Ryan Howard: the Phillies’ seventh-best player

346 Comments

I felt bad that the Phillies game got rained out, thus depriving you guys of obsessing over them in the ATH comments, so I’ll just throw this little link out there for you. It’s an article by Sean Forman — the boss of Baseball-Reference.com — from yesterday’s New York Times. In it he offers the totally sensible yet always-inflammatory argument that, hey, Ryan Howard isn’t anywhere near as good as you guys think he is:

Based on sabermetric stats, Howard does not appear to be the elite hitter that his R.B.I. totals imply … Among N.L. batters who have qualified for the batting title entering the weekend, Howard’s .831 O.P.S. was just 23rd in the league. Among N.L. first basemen, he ranked seventh, below average for the 12 qualifying players …  If we combine hitting, defense and base running, WAR (wins above replacement) rated him as the seventh-best player on the Phillies this year.

Of course you can just take the “la la la I can’t hear you” approach and discount Forman’s arguments because they’re based in statistics as opposed to moxie or whatever you prefer. And I assume some of you will.  You will defend Howard as an elite player because he’s your first baseman and he’s a very likable guy. And hey, it’s not his fault that his RBI totals, borne of way more opportunities than others due to his excellent teammates, give the illusion that he is a better hitter than he really is.

But it doesn’t change the fact that, year after year, Howard is probably one of the most if not the most overrated players in the game.

Clayton Kershaw struggles with control, walks six Marlins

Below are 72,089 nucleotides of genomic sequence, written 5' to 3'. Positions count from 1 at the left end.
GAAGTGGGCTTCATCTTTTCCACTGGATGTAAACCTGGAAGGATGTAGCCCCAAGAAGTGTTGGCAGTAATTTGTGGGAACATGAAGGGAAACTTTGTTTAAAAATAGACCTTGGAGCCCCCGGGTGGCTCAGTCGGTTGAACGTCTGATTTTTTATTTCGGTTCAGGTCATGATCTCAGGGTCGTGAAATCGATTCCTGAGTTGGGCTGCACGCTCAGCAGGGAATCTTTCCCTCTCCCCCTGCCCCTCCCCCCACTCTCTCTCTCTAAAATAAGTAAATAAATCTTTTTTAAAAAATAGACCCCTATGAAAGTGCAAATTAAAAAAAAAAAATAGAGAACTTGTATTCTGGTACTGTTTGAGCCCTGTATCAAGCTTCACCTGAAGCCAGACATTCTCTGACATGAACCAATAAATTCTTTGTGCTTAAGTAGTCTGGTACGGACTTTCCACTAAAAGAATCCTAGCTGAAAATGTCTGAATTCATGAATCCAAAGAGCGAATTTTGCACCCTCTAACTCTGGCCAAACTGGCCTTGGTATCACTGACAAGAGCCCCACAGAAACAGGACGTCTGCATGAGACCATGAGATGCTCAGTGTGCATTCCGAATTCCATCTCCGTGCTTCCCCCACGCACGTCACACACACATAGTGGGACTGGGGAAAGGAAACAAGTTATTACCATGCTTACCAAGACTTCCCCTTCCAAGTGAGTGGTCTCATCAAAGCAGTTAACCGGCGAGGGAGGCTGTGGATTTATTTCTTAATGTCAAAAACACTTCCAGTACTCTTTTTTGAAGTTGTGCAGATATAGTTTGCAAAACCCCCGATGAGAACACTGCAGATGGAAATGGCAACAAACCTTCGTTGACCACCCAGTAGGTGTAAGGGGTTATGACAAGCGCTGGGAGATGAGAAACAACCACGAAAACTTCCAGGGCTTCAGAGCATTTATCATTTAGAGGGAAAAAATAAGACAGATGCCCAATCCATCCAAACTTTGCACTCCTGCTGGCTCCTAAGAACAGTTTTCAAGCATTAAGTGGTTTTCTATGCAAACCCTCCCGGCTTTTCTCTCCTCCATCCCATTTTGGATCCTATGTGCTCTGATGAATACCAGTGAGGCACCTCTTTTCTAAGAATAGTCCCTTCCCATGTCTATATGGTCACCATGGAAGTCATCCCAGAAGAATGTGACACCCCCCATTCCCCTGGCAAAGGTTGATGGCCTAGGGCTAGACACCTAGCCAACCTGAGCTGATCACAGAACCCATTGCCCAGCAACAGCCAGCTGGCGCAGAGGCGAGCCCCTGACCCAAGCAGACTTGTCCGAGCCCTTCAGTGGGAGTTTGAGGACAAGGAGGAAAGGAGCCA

John McCoy/Getty Images
4 Comments

Dodgers ace Clayton Kershaw entered Wednesday night’s start against the Marlins without having issued a walk in his previous three starts. In fact, his last walk came on April 3 when he issued a free pass to Paul Goldschmidt with the bases empty and two outs in the bottom of the first inning. All told, Kershaw was on a streak of 26 walk-less innings before he took the mound at home to take on the Marlins.

Kershaw started off Wednesday in character, striking out the side in the first inning. He issued a walk in a tough second inning, but escaped without allowing a run. Kershaw walked two more in the third and again danced out of danger. In the fourth, Kershaw walked Lewis Brinson to load the bases with no outs and — you guessed it — didn’t end up allowing a run. His errant control finally came back to bite him in the fifth when Kershaw issued back-to-back two-out walks, then served up a three-run home run to Miguel Rojas down the left field line. His night was done when he completed the inning. Five innings, three runs, five hits, six walks, seven strikeouts, 112 pitches.

The six walks Kershaw issued over five innings marked his first six-walk outing since April 7, 2010 when he issued six free passes to the Pirates in 4 2/3 innings. The only other time he walked as many was on August 3, 2009 against the Brewers in a four-plus inning outing. Kershaw hasn’t even walked five batters in an outing recently — the last time was September 23, 2012 against the Reds.